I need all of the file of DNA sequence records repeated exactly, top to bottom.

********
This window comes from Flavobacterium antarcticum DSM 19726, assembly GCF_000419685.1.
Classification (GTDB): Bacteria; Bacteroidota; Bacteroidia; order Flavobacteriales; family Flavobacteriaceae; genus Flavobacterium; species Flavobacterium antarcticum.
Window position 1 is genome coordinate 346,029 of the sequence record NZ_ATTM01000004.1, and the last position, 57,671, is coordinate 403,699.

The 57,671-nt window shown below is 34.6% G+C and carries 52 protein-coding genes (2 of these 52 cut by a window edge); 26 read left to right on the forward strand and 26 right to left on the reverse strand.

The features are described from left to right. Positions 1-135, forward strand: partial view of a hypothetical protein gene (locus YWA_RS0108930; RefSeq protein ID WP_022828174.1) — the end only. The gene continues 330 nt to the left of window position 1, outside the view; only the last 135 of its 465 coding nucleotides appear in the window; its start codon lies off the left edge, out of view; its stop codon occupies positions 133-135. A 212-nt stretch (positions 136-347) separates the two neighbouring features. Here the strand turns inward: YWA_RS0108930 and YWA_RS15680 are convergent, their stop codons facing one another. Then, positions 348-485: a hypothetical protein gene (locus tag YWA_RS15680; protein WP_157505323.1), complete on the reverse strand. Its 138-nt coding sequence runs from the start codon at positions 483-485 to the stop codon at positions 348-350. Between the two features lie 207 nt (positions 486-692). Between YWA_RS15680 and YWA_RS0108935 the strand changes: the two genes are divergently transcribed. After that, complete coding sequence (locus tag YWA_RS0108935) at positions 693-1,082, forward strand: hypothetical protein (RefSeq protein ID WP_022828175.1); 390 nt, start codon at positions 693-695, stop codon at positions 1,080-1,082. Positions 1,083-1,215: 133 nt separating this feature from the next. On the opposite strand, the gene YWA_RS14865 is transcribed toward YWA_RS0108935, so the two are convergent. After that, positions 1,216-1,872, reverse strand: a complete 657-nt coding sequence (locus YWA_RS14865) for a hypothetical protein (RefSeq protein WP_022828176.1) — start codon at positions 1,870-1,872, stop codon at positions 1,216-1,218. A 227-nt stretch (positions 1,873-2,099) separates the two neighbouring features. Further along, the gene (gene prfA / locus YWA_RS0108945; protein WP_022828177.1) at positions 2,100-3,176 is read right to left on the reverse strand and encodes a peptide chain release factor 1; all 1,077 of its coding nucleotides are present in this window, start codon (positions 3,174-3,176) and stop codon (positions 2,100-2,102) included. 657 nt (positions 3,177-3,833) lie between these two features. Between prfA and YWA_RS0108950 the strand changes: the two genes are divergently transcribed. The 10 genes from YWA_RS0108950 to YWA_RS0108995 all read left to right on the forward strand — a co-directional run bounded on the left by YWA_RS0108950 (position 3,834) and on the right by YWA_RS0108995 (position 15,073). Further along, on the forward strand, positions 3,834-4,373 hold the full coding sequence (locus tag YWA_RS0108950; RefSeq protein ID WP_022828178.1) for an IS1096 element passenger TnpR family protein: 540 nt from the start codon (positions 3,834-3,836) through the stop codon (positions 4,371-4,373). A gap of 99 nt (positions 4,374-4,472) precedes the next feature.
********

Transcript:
This window comes from Flavobacterium antarcticum DSM 19726, assembly GCF_000419685.1.
Classification (GTDB): Bacteria; Bacteroidota; Bacteroidia; order Flavobacteriales; family Flavobacteriaceae; genus Flavobacterium; species Flavobacterium antarcticum.
Window position 1 is genome coordinate 346,029 of the sequence record NZ_ATTM01000004.1, and the last position, 57,671, is coordinate 403,699.

The 57,671-nt window shown below is 34.6% G+C and carries 52 protein-coding genes (2 of these 52 cut by a window edge); 26 read left to right on the forward strand and 26 right to left on the reverse strand.

The features are described from left to right. Positions 1-135, forward strand: partial view of a hypothetical protein gene (locus YWA_RS0108930; RefSeq protein ID WP_022828174.1) — the end only. The gene continues 330 nt to the left of window position 1, outside the view; only the last 135 of its 465 coding nucleotides appear in the window; its start codon lies off the left edge, out of view; its stop codon occupies positions 133-135. A 212-nt stretch (positions 136-347) separates the two neighbouring features. Here the strand turns inward: YWA_RS0108930 and YWA_RS15680 are convergent, their stop codons facing one another. Then, positions 348-485: a hypothetical protein gene (locus tag YWA_RS15680; protein WP_157505323.1), complete on the reverse strand. Its 138-nt coding sequence runs from the start codon at positions 483-485 to the stop codon at positions 348-350. Between the two features lie 207 nt (positions 486-692). Between YWA_RS15680 and YWA_RS0108935 the strand changes: the two genes are divergently transcribed. After that, complete coding sequence (locus tag YWA_RS0108935) at positions 693-1,082, forward strand: hypothetical protein (RefSeq protein ID WP_022828175.1); 390 nt, start codon at positions 693-695, stop codon at positions 1,080-1,082. Positions 1,083-1,215: 133 nt separating this feature from the next. On the opposite strand, the gene YWA_RS14865 is transcribed toward YWA_RS0108935, so the two are convergent. After that, positions 1,216-1,872, reverse strand: a complete 657-nt coding sequence (locus YWA_RS14865) for a hypothetical protein (RefSeq protein WP_022828176.1) — start codon at positions 1,870-1,872, stop codon at positions 1,216-1,218. A 227-nt stretch (positions 1,873-2,099) separates the two neighbouring features. Further along, the gene (gene prfA / locus YWA_RS0108945; protein WP_022828177.1) at positions 2,100-3,176 is read right to left on the reverse strand and encodes a peptide chain release factor 1; all 1,077 of its coding nucleotides are present in this window, start codon (positions 3,174-3,176) and stop codon (positions 2,100-2,102) included. 657 nt (positions 3,177-3,833) lie between these two features. Between prfA and YWA_RS0108950 the strand changes: the two genes are divergently transcribed. The 10 genes from YWA_RS0108950 to YWA_RS0108995 all read left to right on the forward strand — a co-directional run bounded on the left by YWA_RS0108950 (position 3,834) and on the right by YWA_RS0108995 (position 15,073). Further along, on the forward strand, positions 3,834-4,373 hold the full coding sequence (locus tag YWA_RS0108950; RefSeq protein ID WP_022828178.1) for an IS1096 element passenger TnpR family protein: 540 nt from the start codon (positions 3,834-3,836) through the stop codon (positions 4,371-4,373). A gap of 99 nt (positions 4,374-4,472) precedes the next feature.